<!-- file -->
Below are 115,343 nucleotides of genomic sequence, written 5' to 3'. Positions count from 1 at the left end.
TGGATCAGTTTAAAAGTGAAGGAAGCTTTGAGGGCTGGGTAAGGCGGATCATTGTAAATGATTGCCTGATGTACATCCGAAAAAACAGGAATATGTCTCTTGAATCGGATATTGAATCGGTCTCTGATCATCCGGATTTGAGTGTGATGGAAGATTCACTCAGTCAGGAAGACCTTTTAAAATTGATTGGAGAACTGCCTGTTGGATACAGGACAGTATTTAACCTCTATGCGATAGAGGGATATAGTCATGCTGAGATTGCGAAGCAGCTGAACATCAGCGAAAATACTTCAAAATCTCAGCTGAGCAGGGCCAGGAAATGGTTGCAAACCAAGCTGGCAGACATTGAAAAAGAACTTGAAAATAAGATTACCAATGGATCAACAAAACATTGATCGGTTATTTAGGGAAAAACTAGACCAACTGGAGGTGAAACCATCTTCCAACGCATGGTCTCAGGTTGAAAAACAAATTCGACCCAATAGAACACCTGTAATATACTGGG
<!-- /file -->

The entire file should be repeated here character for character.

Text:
Below are 115,343 nucleotides of genomic sequence, written 5' to 3'. Positions count from 1 at the left end.
TGGATCAGTTTAAAAGTGAAGGAAGCTTTGAGGGCTGGGTAAGGCGGATCATTGTAAATGATTGCCTGATGTACATCCGAAAAAACAGGAATATGTCTCTTGAATCGGATATTGAATCGGTCTCTGATCATCCGGATTTGAGTGTGATGGAAGATTCACTCAGTCAGGAAGACCTTTTAAAATTGATTGGAGAACTGCCTGTTGGATACAGGACAGTATTTAACCTCTATGCGATAGAGGGATATAGTCATGCTGAGATTGCGAAGCAGCTGAACATCAGCGAAAATACTTCAAAATCTCAGCTGAGCAGGGCCAGGAAATGGTTGCAAACCAAGCTGGCAGACATTGAAAAAGAACTTGAAAATAAGATTACCAATGGATCAACAAAACATTGATCGGTTATTTAGGGAAAAACTAGACCAACTGGAGGTGAAACCATCTTCCAACGCATGGTCTCAGGTTGAAAAACAAATTCGACCCAATAGAACACCTGTAATATACTGGG